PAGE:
Two Jaguars to face childhood hero on Sunday when Jags play Aaron Rodgers, Packers

Green Bay Packers quarterback Aaron Rodgers prepares to throw before an NFL football game against the Atlanta Falcons, Monday, Oct. 5, 2020, in Green Bay, Wis. (AP Photo/Mike Roemer) (Copyright 2020 The Associated Press. All rights reserved)

JACKSONVILLE, Fla. – What do you do when you meet your hero and have to beat him?

That’s the question facing at least two Jaguars this week. Wisconsin native Joe Schobert and quarterback Jake Luton will both try to defeat Aaron Rodgers, despite their feeling about the Green Bay quarterback.

Schobert grew up in Wisconsin and was a big Packer’s fan as a kid. He faced the Packers once before in his career, during the 2017 season, his second in the league when Schobert collected nine tackles in an overtime loss to the Packers. But that was the year Rodgers was hurt and Brett Hundley started at quarterback in that game.

On Sunday, he’ll get his shot at Rodgers.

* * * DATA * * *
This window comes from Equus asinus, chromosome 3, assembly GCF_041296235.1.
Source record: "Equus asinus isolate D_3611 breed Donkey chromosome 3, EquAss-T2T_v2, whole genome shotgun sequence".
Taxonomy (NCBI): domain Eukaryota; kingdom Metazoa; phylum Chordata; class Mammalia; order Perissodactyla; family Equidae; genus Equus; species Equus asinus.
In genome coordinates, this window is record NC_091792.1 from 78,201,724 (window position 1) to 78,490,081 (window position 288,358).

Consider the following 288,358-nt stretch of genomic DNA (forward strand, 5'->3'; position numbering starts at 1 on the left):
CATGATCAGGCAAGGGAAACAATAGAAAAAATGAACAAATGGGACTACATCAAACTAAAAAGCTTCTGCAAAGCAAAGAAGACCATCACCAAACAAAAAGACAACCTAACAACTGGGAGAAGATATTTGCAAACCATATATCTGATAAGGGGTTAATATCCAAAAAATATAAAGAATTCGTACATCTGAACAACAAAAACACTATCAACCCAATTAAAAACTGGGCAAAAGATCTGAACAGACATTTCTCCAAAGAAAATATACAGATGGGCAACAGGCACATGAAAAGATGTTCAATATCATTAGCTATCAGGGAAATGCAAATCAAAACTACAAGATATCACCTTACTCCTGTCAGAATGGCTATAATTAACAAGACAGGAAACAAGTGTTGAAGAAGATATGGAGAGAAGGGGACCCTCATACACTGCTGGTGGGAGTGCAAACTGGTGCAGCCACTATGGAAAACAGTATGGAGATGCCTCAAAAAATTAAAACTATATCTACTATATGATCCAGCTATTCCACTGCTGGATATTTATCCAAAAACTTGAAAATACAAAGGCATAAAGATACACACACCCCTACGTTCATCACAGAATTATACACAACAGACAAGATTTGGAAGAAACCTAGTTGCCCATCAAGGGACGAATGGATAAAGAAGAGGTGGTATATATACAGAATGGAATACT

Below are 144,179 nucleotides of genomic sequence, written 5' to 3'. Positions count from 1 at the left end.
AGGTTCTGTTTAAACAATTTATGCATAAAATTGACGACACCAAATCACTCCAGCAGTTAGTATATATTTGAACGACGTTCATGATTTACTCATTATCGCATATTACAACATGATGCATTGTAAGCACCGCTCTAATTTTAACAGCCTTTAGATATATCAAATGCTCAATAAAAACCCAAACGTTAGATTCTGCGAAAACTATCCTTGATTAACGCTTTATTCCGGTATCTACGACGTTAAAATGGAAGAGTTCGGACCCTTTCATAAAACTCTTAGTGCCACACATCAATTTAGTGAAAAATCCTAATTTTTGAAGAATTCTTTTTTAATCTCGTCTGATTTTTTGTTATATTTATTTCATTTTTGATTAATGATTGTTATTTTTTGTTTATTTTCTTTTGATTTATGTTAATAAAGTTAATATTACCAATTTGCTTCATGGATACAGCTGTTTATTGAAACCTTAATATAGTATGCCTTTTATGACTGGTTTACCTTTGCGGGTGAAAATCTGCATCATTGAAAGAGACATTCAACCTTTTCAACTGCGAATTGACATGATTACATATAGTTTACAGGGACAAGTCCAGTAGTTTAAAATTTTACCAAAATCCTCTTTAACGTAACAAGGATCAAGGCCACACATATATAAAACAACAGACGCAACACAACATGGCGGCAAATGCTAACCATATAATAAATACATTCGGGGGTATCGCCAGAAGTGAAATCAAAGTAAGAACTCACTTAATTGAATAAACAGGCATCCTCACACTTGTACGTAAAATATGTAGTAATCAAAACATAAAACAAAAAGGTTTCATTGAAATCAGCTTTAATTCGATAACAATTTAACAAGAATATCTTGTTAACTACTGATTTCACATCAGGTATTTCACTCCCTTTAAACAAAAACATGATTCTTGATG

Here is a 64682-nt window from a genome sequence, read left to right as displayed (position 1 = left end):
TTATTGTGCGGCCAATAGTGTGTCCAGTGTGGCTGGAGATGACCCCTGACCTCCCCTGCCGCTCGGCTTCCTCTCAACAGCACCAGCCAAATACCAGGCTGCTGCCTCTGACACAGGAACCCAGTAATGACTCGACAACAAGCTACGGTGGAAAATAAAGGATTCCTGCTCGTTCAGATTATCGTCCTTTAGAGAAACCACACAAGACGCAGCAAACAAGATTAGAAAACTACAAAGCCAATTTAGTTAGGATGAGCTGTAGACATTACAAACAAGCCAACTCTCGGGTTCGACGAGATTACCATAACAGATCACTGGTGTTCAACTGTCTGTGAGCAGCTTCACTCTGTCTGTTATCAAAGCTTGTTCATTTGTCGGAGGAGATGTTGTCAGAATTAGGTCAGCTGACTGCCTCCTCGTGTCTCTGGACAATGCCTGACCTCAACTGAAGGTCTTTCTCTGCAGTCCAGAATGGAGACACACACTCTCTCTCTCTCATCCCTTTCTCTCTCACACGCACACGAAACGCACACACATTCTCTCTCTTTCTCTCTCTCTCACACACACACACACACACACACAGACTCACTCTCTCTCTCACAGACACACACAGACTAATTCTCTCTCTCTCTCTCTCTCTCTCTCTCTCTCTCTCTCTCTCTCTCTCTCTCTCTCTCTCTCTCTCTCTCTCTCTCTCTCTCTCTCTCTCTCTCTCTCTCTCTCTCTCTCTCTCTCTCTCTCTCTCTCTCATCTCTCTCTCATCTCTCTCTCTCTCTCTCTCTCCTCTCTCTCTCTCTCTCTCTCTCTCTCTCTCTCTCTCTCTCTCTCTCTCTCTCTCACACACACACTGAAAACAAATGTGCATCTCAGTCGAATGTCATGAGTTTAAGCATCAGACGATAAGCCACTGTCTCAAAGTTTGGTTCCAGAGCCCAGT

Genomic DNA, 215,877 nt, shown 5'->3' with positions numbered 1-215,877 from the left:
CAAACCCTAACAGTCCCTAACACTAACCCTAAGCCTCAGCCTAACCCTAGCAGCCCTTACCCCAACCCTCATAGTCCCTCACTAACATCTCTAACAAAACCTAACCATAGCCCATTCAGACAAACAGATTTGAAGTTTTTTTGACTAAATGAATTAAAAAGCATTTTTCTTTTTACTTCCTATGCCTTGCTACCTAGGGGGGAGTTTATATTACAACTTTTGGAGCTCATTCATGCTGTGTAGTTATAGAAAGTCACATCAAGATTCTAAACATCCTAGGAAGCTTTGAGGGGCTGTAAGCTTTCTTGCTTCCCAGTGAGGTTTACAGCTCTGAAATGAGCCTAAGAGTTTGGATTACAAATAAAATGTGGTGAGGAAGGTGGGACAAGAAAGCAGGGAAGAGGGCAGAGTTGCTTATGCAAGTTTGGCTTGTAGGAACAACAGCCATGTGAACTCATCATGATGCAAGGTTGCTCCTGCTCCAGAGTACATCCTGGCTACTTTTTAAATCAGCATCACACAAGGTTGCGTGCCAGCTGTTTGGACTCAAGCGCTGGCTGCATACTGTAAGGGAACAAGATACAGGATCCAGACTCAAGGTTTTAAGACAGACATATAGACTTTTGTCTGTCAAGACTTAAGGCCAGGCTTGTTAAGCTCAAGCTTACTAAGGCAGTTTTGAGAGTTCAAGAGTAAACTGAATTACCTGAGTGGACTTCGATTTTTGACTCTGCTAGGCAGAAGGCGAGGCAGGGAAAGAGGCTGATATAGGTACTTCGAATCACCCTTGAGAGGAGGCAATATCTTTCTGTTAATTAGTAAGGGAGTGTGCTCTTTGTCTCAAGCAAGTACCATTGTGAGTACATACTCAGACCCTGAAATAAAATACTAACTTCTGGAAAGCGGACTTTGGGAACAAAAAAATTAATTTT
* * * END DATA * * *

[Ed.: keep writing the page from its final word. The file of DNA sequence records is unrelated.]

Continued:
“Growing up as a Packer fan I was spoiled with Brett Favre, transitioned to Aaron Rodgers for my whole childhood watching them play. He’s just done a lot of great things in Green Bay,” Schobert said. "As you get into the NFL and you understand how hard the game is and how fast and how good defenses are and defensive backs are, [it] makes you appreciate it a little bit more than he’s still doing it at such a high level when he was doing it for a long time since I was in third, fourth grade.

At least one other Jaguar grew up idolizing Rodgers. Luton says he was a fan of Favre, and then Rodgers because he like the way Rodgers played and continues to play.

“It’s pretty surreal. He’s a guy I have a lot of respect for, was a big fan of growing up, and a huge fan of his game,” Luton said. “A lot of things that he does, no one else really can do. He’s a wizard with the football in a lot of ways. Like I said, [I have] a lot of respect for him. It’ll be really exciting to get out there and get to play ball against him.”

While Luton will lead an offense that may have to try to keep pace with the Packers, it will be up to Schobert and his defensive teammates to try to hold down the league’s third-highest scoring offense.

“But at the same time, you’re up here and you see things on film, you realize he’s a person. He’s made mistakes,” Schobert said. “He doesn’t make as many mistakes as some other people, but he’s still a person, can still be affected by pressure, throw some balls that are up for grabs. So, we just have to be ready to take advantage of it because he will give an opportunity. He’s a human just like the rest of us.”

About the Author: